Measles cases increase spurs US states to consider mandatory vaccinations


The continuing growth of measles cases in the United States has led some states to consider enforced vaccinations.The US Centres for Disease and Control (CDC), which began tracking the outbreak on January 1, said the measles outbreak had now spread to 17 states and Washington DC.

It said the vast majority of the 121 confirmed cases were part of the large outbreak that began at California’s Disneyland amusement park in December.The latest figures put the US on track to surpass the 644 cases it experienced last year.

What is measles?

Highly contagious respiratory disease caused by a virus

Spreads through the air via coughing and sneezing

Symptoms include fever, tiredness, cough, runny nose and sore eyes, followed by a rash

It can lead to pneumonia, encephalitis (swelling of the brain), and death

(Source: Centers for Disease Control and Prevention)


The outbreak has spurred politicians in California, Oregon and Washington state to consider laws to make it harder for parents legally to opt out of vaccinating school-aged children.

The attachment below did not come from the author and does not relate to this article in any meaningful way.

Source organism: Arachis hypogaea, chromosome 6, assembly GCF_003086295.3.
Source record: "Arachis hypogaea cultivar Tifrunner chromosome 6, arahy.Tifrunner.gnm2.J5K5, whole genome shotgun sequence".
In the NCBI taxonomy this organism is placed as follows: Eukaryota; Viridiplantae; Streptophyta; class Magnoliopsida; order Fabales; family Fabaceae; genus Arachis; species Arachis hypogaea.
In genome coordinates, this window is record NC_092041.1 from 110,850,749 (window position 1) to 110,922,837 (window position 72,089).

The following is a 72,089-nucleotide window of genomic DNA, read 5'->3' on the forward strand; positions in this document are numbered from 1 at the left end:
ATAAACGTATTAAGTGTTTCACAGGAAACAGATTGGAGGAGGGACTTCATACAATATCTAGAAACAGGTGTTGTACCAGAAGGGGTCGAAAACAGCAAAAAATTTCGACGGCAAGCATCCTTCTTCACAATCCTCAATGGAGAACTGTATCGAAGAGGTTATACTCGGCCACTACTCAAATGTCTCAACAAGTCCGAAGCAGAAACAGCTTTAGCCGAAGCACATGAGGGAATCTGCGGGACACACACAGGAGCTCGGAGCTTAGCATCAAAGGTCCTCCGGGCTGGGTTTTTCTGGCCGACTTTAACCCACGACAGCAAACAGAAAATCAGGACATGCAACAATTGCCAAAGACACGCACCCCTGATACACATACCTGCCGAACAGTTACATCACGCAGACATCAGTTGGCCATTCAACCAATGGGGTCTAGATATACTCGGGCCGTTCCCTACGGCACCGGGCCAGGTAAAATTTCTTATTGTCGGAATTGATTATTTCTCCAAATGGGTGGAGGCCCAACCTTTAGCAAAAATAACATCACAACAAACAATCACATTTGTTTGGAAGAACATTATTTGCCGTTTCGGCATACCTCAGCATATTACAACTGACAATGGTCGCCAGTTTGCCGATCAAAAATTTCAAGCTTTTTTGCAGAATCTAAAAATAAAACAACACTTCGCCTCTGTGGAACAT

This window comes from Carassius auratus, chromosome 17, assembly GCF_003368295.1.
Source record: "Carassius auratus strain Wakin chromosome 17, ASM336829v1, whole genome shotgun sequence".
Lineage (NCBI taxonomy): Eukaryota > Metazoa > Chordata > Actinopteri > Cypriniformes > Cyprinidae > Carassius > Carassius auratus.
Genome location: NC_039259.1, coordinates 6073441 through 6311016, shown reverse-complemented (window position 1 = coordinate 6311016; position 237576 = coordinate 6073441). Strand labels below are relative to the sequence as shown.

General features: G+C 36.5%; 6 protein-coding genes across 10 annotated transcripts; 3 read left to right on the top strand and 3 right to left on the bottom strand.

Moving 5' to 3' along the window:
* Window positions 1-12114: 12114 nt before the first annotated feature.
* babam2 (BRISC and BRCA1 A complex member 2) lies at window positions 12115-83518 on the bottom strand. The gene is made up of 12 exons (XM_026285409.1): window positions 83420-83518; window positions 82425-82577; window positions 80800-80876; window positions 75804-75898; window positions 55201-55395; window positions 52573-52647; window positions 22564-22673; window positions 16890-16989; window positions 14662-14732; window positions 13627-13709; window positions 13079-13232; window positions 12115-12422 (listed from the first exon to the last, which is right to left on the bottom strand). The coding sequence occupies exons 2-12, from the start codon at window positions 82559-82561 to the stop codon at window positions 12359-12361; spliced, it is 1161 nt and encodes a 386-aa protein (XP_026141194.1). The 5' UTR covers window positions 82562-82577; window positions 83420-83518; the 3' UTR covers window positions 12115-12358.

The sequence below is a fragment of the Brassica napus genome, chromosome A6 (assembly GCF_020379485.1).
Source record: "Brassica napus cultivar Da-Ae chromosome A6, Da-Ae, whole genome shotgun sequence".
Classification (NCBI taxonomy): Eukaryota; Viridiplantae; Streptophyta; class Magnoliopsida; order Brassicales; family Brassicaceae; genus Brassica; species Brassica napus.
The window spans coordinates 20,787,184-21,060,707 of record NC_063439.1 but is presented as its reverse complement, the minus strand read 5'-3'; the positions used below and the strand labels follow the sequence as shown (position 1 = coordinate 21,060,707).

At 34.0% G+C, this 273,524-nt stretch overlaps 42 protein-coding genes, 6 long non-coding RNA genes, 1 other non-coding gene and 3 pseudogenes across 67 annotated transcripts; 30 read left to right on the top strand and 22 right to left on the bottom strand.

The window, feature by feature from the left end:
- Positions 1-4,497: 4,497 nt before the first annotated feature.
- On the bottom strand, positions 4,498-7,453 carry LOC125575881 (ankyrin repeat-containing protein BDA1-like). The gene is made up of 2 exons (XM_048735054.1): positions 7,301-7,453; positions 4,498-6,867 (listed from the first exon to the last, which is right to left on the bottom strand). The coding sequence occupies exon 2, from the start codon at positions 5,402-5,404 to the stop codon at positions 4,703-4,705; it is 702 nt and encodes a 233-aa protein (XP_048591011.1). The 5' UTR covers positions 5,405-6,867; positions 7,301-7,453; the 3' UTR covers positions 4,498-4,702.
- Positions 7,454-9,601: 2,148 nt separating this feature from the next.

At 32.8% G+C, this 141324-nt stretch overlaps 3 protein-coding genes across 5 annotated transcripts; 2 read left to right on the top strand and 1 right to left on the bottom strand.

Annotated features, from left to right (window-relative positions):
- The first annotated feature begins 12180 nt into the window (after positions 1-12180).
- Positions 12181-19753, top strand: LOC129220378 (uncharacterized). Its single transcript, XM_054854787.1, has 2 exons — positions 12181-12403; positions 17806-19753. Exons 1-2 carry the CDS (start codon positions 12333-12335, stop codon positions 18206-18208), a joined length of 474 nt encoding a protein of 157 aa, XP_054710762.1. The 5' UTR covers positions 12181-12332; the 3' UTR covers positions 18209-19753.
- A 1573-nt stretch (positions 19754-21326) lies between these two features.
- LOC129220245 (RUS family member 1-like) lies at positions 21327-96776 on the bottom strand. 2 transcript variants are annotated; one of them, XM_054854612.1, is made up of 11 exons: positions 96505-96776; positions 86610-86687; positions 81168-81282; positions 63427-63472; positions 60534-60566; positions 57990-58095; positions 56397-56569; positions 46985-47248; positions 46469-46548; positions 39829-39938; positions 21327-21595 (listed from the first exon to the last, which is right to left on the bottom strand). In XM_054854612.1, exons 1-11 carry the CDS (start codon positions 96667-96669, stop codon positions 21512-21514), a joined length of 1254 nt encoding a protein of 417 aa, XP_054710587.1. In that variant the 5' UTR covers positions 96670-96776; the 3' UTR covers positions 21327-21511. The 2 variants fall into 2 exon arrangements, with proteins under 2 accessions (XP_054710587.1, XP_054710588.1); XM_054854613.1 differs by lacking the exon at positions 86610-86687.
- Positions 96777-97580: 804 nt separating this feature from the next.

Bills in several other states, including New York, Mississippi and West Virginia, would loosen restrictions.

US congressional leaders and several possible 2016 presidential hopefuls addressed the issue last week, joining a renewed debate over parents’ right to forgo inoculation of their children amid fears about potential side-effects.

The University of California has told students at its 10 campuses they will be required to be immunised for measles, mumps, rubella and other diseases under policy set to take effect in 2017.

Measles, a highly contagious disease that can lead to pneumonia or brain swelling, was declared eliminated in the US in 2000.



Source: Radio Australia (ABC)


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